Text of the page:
In the fall pumpkins acrylic painting tutorial, you will learn how to get started with composing, creating tonal values and painting an entire Halloween-inspired theme, featuring a white pumpkins and a central orange pumpkin.
Disclaimer: some links used in this post are affiliate links, which means I’ll earn a small commission if you purchase using my links at no extra cost to you. I only recommend products I think will be helpful to you and bring you one step closer to creating beautiful acrylic masterpieces!
👉 Want to host a paint party with this tutorial? Here is exactly how you can set up a fun DIY paint party at home.
Pumpkin Patch Painting Supplies
Pumpkin Patch Painting Steps
Follow these step-by-step instructions on how to paint your very own pumpkin patch painting.
Paint in the Background
With your flat wash brush dipped in water, mix together yellow, a bit of red, and a tiny bit of blue. Then begin to fill in the majority of your background using a variety of side strokes with your brush – this helps create a nice texture and movement in your art. Periodically dip your brush in water to help thin out the paint and create some tones. Once done, let your background dry for 5 minutes.
Paint in the White Pumpkins
First, we will paint in the white pumpkins. With your rinsed flat wash brush, mix together a bit of ultramarine blue and white paint to create a whitish-blue color.
To paint in your pumpkin, think about painting it in with ridges in mind – painting it in sections. Aka, think lots of “C” shapes done over and over until the entire pumpkin body is made.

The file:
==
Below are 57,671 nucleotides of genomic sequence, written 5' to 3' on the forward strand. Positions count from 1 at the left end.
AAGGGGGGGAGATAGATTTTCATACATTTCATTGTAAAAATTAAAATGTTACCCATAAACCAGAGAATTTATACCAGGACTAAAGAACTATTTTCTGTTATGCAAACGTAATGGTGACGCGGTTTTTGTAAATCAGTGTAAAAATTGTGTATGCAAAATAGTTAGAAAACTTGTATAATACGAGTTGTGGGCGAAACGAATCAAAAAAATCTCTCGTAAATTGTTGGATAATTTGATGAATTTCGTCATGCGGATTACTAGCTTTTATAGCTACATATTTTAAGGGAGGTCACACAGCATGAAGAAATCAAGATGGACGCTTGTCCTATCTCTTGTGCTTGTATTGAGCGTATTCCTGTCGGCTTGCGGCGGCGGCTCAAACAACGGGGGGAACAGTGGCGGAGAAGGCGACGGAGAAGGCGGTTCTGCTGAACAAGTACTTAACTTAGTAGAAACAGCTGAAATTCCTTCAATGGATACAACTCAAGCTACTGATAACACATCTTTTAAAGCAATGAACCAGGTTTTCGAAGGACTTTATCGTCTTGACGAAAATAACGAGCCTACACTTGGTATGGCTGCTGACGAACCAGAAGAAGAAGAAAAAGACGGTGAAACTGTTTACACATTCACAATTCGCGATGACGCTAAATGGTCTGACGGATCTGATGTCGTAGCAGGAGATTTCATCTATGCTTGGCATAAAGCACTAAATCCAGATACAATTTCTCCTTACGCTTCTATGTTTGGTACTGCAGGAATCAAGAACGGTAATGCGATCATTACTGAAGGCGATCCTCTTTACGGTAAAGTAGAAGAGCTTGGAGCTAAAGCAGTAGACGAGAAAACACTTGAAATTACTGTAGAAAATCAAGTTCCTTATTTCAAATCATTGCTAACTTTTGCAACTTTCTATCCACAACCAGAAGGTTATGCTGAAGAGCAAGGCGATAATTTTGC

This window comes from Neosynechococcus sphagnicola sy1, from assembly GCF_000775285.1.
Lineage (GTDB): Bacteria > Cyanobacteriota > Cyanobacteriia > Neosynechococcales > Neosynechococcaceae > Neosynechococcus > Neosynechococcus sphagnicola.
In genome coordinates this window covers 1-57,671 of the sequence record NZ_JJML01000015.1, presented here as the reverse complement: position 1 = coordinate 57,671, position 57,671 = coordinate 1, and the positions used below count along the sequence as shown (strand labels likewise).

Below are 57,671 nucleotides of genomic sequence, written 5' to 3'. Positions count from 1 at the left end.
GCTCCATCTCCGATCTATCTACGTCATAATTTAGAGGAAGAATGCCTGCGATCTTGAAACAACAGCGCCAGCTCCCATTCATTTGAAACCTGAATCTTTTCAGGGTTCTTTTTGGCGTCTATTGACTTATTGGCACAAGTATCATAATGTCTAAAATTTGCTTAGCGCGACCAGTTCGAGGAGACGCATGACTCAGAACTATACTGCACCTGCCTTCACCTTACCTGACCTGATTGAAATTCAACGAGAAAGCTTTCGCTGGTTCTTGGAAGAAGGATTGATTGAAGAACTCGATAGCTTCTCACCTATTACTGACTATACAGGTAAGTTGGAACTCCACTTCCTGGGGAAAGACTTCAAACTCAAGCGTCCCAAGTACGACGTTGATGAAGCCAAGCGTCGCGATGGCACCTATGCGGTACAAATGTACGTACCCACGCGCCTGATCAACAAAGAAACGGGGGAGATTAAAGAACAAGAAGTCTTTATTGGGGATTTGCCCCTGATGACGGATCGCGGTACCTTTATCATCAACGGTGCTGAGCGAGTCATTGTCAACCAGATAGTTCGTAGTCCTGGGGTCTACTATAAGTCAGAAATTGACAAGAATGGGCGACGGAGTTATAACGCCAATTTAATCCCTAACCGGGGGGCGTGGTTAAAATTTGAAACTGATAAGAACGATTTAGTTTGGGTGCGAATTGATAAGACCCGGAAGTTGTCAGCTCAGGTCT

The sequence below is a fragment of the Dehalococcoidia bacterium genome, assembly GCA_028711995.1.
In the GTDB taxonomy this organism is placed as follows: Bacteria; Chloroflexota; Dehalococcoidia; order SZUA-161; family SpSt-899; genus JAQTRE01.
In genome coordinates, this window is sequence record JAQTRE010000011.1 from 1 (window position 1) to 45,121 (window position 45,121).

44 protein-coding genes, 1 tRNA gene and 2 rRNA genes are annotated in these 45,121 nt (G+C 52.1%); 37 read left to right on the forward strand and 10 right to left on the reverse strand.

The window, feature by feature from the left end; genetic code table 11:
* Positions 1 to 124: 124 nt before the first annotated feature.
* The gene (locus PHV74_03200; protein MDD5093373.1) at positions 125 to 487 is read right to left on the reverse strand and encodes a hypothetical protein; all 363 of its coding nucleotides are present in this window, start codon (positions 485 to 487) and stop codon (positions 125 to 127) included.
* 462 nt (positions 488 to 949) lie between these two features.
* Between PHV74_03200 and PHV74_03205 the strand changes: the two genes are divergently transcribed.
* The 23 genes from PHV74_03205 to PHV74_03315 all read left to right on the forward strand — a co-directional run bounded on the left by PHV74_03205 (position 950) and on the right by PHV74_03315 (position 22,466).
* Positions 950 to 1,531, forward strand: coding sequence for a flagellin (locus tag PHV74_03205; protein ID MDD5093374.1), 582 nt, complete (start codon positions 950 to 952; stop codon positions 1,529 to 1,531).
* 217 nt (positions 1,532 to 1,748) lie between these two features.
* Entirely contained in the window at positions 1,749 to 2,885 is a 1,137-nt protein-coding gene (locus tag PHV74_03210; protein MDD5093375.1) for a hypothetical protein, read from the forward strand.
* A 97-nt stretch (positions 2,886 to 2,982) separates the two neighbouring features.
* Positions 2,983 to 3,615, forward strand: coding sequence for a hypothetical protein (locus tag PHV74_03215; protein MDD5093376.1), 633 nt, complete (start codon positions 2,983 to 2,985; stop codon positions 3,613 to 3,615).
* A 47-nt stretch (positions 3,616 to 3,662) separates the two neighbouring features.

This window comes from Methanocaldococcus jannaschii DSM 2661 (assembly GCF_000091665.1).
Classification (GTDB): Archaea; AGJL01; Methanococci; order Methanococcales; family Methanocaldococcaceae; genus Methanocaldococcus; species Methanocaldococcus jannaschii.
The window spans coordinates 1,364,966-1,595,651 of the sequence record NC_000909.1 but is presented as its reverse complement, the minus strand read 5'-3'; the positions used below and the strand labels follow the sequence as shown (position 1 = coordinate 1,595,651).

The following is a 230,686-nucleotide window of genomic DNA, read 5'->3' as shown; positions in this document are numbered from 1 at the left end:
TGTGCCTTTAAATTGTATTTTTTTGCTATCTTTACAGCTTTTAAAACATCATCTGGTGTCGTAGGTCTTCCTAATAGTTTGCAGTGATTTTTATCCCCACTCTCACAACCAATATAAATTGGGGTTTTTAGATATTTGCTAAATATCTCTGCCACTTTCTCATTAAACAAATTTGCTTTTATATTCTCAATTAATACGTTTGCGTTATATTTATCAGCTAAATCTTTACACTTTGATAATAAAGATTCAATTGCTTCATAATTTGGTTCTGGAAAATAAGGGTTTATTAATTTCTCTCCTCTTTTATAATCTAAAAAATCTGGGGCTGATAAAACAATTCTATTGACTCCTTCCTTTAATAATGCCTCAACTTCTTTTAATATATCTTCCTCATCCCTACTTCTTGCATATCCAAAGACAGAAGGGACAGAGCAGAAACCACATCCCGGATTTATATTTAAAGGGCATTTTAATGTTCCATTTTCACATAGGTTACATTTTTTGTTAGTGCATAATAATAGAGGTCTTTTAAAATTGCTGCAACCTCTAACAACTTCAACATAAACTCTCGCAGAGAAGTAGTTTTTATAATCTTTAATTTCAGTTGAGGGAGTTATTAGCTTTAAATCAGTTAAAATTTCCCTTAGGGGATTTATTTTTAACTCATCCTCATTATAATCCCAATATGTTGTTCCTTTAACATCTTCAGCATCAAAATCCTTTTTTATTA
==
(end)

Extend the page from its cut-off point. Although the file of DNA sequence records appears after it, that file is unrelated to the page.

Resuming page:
With your brush at its tip, paint in your first “C” shape (about 3″ long)- this represents the first pumpkin ridge. Then, next to the first ridge, repeat again to make your second “C” shape, making it slightly bigger. Repeat this with one more “C” shape to make 3 ridges representing the left side of the pumpkin. Then to make the other side of the pumpkin, simply make a slightly smaller reverse “C” shape touching the previous ridge. Repeat this 2 more times to create the right side of the pumpkin.
You’ve just made your first little pumpkin! Repeat these steps to create lots of different pumpkins in the scene.
Painting in White Pumpkins at Varying Angles
In addition, I did paint some pumpkins that appear at a different angle, which means some of the back pumpkin ridges are visible. To make this, make the “C” shape for your first pumpkin ridge. Then, create another C shape that starts at the tip of the first ridge and ends at the halfway point of the first ridge. This creates the illusion of a ridge that is towards the back of the pumpkin. To continue this, create another small “C” that starts at the tip of the second ridge and ends about 2/3 of the way of the second ridge.
To make the back-most ridge, create a small curved line (upside down “U” shape) that starts at the point of the first ridge and ends about 1-2″ away to the right.
Then at the same center point of the first ridge, create a backward “C” shape that is slightly bigger than the ridge next to it. Then, create another series of backward C shape ridges, each increasing in size, until the entire pumpkin shape is filled in.
Now that you’ve got the hang of making pumpkins at various angles, experiment and have fun filling your background with lots of little pumpkins like I have.
Painting in the White Pumpkin Highlights
It’s time to add more depth to our pumpkins with highlights.
So with your flat wash brush dipped in a bit of white, we’ll begin at the center of a pumpkin. Very much like the previous step of creating ridges, look at one ridge of the pumpkin and with the brush tip, create a “C” shape, making sure to not go all the way to the bottom of the pumpkin. This will create the lightest portion of the pumpkin ridge. Repeat this step on each of the pumpkin ridges and on all the white pumpkins you currently have in your painting.
Painting in the White Pumpkin Shadows